3. Choose what form of assistance to use and understand how to implement the choice
  4. Intervene
  5. Evaluate

Bystander intervention does not have to be time consuming or complicated; often a small act can change the course of events. Below are a few examples of effective methods for intervention, but there are many ways to take action to improve a situation:

I statements have three parts: (1) State your feelings; (2) Name the behavior; and (3) State how you want the person to respond. This focuses on your feelings rather than criticizing the other person.

Silent stares are a disapproving look that lets someone know what they are doing is inappropriate. Think of that look you get from your parents when you are breaking a rule.

Humor reduces the tension of an intervention by using a funny anecdote. Do not undermine what you say with too much humor. Funny doesn't mean unimportant, hurtful, or degrading.

Group intervention is when a group of friends, family members, co-workers, or acquaintances work together to address a situation that is either a long-term problem with a person or an immediate situation that has made them uncomfortable.

Distraction is used simply to snap someone out of a situation by providing an interruption that can give the potential target of the behavior a chance to move away or get help from another friend.

Risk Reduction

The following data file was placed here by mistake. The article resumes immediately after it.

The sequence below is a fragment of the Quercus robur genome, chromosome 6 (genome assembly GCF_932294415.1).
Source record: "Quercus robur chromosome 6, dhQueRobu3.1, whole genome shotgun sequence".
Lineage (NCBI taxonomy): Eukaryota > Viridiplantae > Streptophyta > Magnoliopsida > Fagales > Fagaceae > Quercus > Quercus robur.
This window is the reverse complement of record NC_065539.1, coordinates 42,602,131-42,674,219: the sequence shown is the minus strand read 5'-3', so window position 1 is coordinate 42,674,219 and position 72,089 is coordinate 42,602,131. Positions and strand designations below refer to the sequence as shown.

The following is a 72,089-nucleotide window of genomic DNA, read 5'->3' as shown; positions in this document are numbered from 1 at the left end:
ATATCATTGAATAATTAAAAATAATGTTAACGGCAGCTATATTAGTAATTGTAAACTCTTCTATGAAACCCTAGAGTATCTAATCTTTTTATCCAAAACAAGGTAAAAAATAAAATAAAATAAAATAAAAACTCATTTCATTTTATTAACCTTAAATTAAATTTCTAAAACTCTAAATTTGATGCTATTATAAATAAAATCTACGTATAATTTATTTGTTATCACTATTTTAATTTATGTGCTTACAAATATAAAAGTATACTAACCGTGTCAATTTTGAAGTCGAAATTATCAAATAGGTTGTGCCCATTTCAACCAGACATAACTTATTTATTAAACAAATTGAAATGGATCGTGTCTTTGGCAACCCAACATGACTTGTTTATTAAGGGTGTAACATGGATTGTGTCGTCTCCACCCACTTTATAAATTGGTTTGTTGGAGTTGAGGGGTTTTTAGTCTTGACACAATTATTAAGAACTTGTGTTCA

Being raped or sexually assaulted is never the victim’s fault.

  • Lock your door.
  • Avoid excessive use of alcohol and drugs. They can interfere with clear thinking.
  • Know your limits; plan ahead.
  • Walk with people you know and trust.
  • Don’t be afraid to ask for help before, during, or after an assault.
  • Be aware of your surroundings and the people around you.
  • Keep campus emergency numbers in your cell phone.
  • Always trust your instincts when something doesn’t “feel right.”
  • If a person is drunk, he or she cannot legally consent to sex.
  • Be assertive. Don’t allow politeness, fear of hurting someone’s feelings, or accusations that you have “led someone on” trap you into a dangerous situation.
  • Know your sexual boundaries and clearly communicate them.

Don’t be a silent bystander. If you see someone in a potentially dangerous situation, speak up or get help.